I don’t know much about this whole dub-step thing. Apparently it’s popular? But a lot of people are really sick of it? Skrillex or something? But SBTRKT, with its stupid abbreviated title and the creepy mask, is called dub-step and it’s really good! So it can’t be all shitty. To be fair though, I don’t think SBTRKT is pure dub-step. There is too much singing, too much fun, too much Basement Jaxx-style variation for this record to be only one genre. Or we could just say it’s ‘techno’. There.
23. Bill Callahan – Apocalypse
Bill Callahan – “America”
Ever since his days as Smog, Bill Callahan has always been divisive. I can see why people dislike him. There’s the monotone voice, the sparse instrumentation, and the impenetrability of it all. But for those of us who click with it, Apocalypse is another gift. These songs take the plush melodies and arrangements of 2009’s Sometimes I Wish We Were an Eagle and stretch them into epic jams and soulful meditations. With each release, Callahan has been getting fuller, more direct, more melodic and even more confessional. Mostly, he’s just getting better, and I can’t wait to hear what’s next.
22. The Horrors – Skying
The Horrors – “Still Life”
It could be because I’m from North America, but UK hype bands never really appeal to me. I’m indifferent to the Libertines, Arctic Monkeys, the Klaxons, Kasabian, Mumford & Sons, and many others. For some reason, however, I’m into the Horrors. I really like the band’s last album, Primary Colours, and I like this year’s Skying even more. While their sound is largely derivative of legendary bands like the Psychedelic Furs, The Cure, and Suede, there is something irresistibly fresh about this well-written, well-produced and totally hip rock record.
21. Kurt Vile – Smoke Ring for My Halo
Kurt Vile – “Baby’s Arms”
Like Real Estate and his former band, The War on Drugs, Kurt Vile specializes in lazy tempos, wiry guitars and reverberated pop. But he’s also got a Dinosaur Jr. vibe to him. Like J. Mascis, you get the sense that Vile is well-read in classic rock. There are hints of Tom Petty, Neil Young, and Bob Dylan scattered throughout Smoke Ring for My Halo. But also like Mascis, the record sounds effortless; as if the songs sort of spill out of him.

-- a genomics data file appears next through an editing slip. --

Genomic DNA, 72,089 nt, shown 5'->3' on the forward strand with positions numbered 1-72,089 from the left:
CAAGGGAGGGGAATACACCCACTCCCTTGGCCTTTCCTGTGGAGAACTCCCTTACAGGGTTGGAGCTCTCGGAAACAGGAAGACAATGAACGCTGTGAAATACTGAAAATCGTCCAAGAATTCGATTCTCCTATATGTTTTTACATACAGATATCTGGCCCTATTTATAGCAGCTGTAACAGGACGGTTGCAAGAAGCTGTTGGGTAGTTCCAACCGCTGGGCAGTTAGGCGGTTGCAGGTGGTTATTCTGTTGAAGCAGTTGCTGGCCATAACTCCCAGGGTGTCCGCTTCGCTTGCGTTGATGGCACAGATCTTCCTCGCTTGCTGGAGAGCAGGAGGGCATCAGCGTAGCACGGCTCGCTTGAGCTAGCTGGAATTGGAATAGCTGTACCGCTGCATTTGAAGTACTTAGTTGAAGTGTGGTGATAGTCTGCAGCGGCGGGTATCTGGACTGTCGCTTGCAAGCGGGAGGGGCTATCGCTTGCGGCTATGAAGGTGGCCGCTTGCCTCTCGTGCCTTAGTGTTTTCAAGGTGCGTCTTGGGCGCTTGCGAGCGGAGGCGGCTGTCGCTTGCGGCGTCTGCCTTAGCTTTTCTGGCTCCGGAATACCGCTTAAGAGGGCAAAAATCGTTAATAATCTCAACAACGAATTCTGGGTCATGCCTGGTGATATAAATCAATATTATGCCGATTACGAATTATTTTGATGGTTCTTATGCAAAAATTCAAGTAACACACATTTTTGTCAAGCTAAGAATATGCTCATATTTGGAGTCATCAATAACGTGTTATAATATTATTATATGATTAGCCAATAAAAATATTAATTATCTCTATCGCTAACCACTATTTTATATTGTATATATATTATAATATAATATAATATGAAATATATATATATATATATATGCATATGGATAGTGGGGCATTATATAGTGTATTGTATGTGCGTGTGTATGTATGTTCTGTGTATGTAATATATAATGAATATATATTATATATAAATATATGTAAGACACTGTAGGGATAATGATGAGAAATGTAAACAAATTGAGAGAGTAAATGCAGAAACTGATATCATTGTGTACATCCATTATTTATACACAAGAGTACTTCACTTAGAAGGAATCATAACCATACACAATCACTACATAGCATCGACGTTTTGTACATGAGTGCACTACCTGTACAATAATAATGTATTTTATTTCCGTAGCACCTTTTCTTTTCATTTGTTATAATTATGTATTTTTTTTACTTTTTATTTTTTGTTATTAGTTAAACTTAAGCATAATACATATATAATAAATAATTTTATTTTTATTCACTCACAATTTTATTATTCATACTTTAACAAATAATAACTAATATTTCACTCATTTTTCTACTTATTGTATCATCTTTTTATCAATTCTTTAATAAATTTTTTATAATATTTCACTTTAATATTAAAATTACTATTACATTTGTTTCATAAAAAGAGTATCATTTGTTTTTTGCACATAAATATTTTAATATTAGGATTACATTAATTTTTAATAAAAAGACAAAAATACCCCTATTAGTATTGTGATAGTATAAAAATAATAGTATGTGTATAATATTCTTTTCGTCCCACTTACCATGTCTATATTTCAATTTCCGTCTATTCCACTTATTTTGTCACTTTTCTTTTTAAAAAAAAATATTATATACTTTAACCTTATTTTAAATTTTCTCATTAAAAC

20. Toro Y Moi – Underneath the Pine
Toro Y Moi – “New Beat”
All of the best bands that were labelled ‘chillwave’ back in 2009 have transcended the pitfalls of that genre. Some bands, like Toro Y Moi, broke free by altering their style. With Underneath the Pine, Toro Y Moi no longer sounds like he’s maxing and relaxing on a California beach. Instead it sounds like he’s alternating between acid trips with the Flaming Lips (“Good Hold”) and sipping tea with Stereolab (“How I Know”). The end result is a genre-hopping slab of masterful pop.
19. The War on Drugs – Slave Ambient
The War on Drugs – “Brothers”
I just want to take a moment and say: check out The War on Drugs’ last album, Wagonwheel Blues. It’s a better album than Slave Ambient. With that out of the way, I can safely say this record signals that these guys are here to stay. Slave Ambient is a shimmering sprawl of propulsive Springsteen ballads, combined with the lazy bounce heard from newer bands such as Real Estate. It’s also a great road record.
18. Washed Out – Within & Without
Washed Out – “Amor Fati”
Speaking of chillwave, 2011 also saw the release of Washed Out’s excellent Within & Without. Unlike Toro Y Moi, however, Washed Out succeeded this year not by changing things up but by expanding on his established sound. Yes, this record still sounds like chillwave or glo-fi, but because of the strength of the songs and the beefed-up production from Ben Allen (producer for Animal Collective, Deerhunter, etc…) Within & Without feels much more than a genre footnote. It will be a summer staple for years to come.
17. M83 – Hurry Up, We’re Dreaming
M83 – “Midnight City”
Since 2003’s Dead Cities, Red Seas & Lost Ghosts, M83 has been churning out really good synth-pop/shoegaze records. But with this year’s Hurry Up, We’re Dreaming, it finally seems like this guy will go down as one of the 21st century’s greats. Everything here is bigger: the synths bubble, the beats bounce harder, the singing is much more expressive, and even the track listing is doubled. Most impressive is the lack of filler. Almost all great double records contain a fair bit of fluff (White Album, Sign O’ the Times, Melon Collie and the Infinite Sadness), but every song here counts.